Thank you, our main concern is the risk of progression of thrombus, and while I agree that transplant is not necessary for many in this NCPH; we want to ensure that she does not end up non-transplantable due to our inaction, as she is only 25.

      She has a 5cm non-occlusive thrombus in the portal vein that stops just above the confluence.
      She has a normal bilirubin and albumin, INR 1.2. Her US 2 weeks ago showed no ascites on Spironolactone 200mg.

    • #2113
      Xingshun Qi

      Thank you for your further information.

      Supporting point for long-term anticoagulation is an occlusive PVT. Spontaneous recanalization is difficult. I remember a case report by Prof. Garcia-Pagan in J Hepatol showing a complete recanalization for CTPV after long-term anticogulation.

      Opposing points for long-term anticoagulation are negative thrombophilia, without mesenteric vein involvment, non-LT listed, and a low PLT. Indeed, you can find that a majority of patients included in published studies regarding anticoagulation for PVT do not have a low PLT. So your hematologist’ considerations are reasonable.

      Generally, no high-level evidence has been provided, especially in INCPH. Regardless of your final decision, a close monitoring is very necessary. For anticoagulation, please monitor the bleeding risk. For non-anticoagulation, please monitor thrombus progression.

    • #2115
      Andrea De Gottardi

      Dear Audrey and colleagues,

      This young patient already developed complications related to her non-cirrhotic (yet fibrotic) liver disease in terms of clinically significant portal hypertension with variceal bleeding and PVT.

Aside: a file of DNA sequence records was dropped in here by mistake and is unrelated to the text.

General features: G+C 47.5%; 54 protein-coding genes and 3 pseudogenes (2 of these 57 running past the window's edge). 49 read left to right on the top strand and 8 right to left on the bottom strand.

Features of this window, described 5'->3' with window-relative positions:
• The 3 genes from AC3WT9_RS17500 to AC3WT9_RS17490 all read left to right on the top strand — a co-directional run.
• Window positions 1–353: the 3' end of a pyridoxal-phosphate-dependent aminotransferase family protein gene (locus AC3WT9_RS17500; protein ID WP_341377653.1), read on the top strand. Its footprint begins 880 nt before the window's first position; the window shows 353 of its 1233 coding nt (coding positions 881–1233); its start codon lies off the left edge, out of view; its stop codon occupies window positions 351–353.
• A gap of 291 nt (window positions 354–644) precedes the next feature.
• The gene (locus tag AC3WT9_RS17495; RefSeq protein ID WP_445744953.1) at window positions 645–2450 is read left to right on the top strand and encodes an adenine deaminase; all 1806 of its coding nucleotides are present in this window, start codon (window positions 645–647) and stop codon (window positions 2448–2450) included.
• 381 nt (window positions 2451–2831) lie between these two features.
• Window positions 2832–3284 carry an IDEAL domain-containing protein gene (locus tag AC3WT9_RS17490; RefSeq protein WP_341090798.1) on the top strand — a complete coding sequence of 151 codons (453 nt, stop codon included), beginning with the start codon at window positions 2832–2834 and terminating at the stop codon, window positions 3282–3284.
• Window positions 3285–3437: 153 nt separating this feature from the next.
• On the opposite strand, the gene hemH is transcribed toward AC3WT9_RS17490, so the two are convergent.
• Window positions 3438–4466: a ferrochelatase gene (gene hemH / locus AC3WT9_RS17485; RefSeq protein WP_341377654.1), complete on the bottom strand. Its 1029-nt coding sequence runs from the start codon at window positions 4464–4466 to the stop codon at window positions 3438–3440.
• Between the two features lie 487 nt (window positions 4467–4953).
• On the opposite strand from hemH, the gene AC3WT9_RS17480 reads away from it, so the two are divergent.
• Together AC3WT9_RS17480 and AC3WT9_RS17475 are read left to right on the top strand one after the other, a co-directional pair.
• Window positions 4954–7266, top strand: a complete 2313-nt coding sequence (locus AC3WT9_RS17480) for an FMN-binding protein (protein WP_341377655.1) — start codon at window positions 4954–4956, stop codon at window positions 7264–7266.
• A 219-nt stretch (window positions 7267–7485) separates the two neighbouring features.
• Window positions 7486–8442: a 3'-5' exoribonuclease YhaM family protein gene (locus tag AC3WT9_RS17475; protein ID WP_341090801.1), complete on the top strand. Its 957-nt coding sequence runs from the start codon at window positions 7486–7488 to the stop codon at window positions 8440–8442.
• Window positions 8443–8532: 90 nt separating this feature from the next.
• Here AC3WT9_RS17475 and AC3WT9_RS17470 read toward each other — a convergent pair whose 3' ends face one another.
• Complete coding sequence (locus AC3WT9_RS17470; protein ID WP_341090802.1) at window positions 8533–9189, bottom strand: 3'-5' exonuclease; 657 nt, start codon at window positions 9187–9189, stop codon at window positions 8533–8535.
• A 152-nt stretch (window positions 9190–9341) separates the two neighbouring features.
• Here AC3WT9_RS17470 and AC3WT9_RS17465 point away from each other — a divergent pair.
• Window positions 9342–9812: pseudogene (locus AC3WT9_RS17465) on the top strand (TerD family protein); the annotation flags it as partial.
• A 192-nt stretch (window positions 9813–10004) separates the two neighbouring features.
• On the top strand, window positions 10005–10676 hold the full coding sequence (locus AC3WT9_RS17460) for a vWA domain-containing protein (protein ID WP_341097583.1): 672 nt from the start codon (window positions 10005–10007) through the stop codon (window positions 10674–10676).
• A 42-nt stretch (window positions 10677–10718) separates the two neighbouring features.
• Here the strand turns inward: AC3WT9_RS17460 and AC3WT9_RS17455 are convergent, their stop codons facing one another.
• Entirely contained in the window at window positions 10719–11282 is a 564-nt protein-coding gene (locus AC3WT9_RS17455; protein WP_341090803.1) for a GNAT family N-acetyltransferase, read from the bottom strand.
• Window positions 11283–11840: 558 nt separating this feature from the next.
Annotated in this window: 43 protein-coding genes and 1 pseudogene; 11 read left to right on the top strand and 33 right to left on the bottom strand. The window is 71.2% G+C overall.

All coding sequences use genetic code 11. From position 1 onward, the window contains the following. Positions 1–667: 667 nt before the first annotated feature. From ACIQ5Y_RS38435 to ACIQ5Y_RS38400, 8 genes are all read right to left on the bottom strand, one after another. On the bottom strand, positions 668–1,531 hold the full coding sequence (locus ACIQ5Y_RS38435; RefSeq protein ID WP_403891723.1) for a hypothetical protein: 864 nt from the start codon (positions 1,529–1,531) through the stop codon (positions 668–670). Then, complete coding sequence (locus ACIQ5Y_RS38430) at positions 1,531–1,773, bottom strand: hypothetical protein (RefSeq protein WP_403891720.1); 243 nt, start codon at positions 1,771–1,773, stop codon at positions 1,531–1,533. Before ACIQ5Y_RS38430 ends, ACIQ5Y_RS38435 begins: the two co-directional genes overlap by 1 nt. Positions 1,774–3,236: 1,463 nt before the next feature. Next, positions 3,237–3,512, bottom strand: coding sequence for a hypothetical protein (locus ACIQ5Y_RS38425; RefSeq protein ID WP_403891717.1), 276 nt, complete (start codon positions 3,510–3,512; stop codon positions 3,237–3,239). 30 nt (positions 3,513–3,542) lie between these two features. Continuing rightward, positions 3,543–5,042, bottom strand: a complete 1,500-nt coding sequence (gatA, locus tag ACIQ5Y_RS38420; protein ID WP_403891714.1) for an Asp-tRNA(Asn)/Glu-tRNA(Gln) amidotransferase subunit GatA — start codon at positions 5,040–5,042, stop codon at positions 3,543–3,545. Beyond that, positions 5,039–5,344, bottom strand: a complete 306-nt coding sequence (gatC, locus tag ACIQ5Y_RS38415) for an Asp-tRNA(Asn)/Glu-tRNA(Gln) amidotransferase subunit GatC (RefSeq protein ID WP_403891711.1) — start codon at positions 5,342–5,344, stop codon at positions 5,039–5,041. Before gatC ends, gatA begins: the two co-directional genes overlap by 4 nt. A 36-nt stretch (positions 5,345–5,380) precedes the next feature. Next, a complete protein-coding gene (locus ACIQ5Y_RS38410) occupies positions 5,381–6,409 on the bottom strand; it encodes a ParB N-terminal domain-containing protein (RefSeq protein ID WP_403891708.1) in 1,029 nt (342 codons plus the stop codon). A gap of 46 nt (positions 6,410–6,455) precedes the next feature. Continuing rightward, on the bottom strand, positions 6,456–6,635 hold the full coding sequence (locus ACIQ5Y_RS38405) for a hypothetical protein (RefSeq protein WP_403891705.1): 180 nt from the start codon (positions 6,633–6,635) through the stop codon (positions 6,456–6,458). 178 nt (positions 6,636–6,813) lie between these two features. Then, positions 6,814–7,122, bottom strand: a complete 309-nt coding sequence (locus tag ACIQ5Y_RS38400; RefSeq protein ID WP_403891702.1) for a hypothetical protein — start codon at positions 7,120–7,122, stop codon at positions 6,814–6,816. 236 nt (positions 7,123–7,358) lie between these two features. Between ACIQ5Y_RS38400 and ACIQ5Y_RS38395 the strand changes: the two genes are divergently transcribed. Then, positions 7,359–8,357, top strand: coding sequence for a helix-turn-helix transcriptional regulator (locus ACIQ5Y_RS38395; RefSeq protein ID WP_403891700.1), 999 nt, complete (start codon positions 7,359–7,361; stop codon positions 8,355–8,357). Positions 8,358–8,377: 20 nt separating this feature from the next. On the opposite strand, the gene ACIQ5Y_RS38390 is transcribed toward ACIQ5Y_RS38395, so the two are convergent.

In this situation, prevention of variceal re-bleeding should be performed according to the Baveno recommendations, while prevention of extension of the PVT remains a question mark. Although there is no solid evidence, anticoagulation in prophylactic dose, either with LMWH (enoxaparin 40 mg/day) or DOAC (apixaban 2.5 mg twice/day or rivaroxaban 10 mg once/day) should be considered. Thrombocytopenia is neither protective against thrombosis, nor a risk factor for variceal bleeding in this range.

      What’s more is that sevearal questions remain open: what about her risk of rebleeding? if we do not decrease portal hypertension, will her thrombocytopenia progressively worsen? what about covert HE in this case? More and more transjugular or transplenic interventions successfully aimed at recanalysing the cavernoma are reported. Discuss!


    • #2116

      Dear Audrey, dear colleagues,

      We have here a patient with INCPH and a thrombus that occurred at a period well known to be procoagulant (postpartum). She has been treated with anticoagulation for 1 year. At the stage we are now, there is no data supporting one attitude (no anticoagulation) or the other (anticoagulation). In situations at risk (pregnancy, hospitalization, etc) anticoagulaion is likely needed.
      If anticoagulation is discontinued, I would personally (extrapolating on data from Delgato CGH 2012 obtained in cirrhosis and our local experience on PVT) propose an ultrasonography at 1 and 3 months and a CT scan at 6 month. I thrombosis recurs, then anticoagulation is clearly needed on the long term.

      Best regards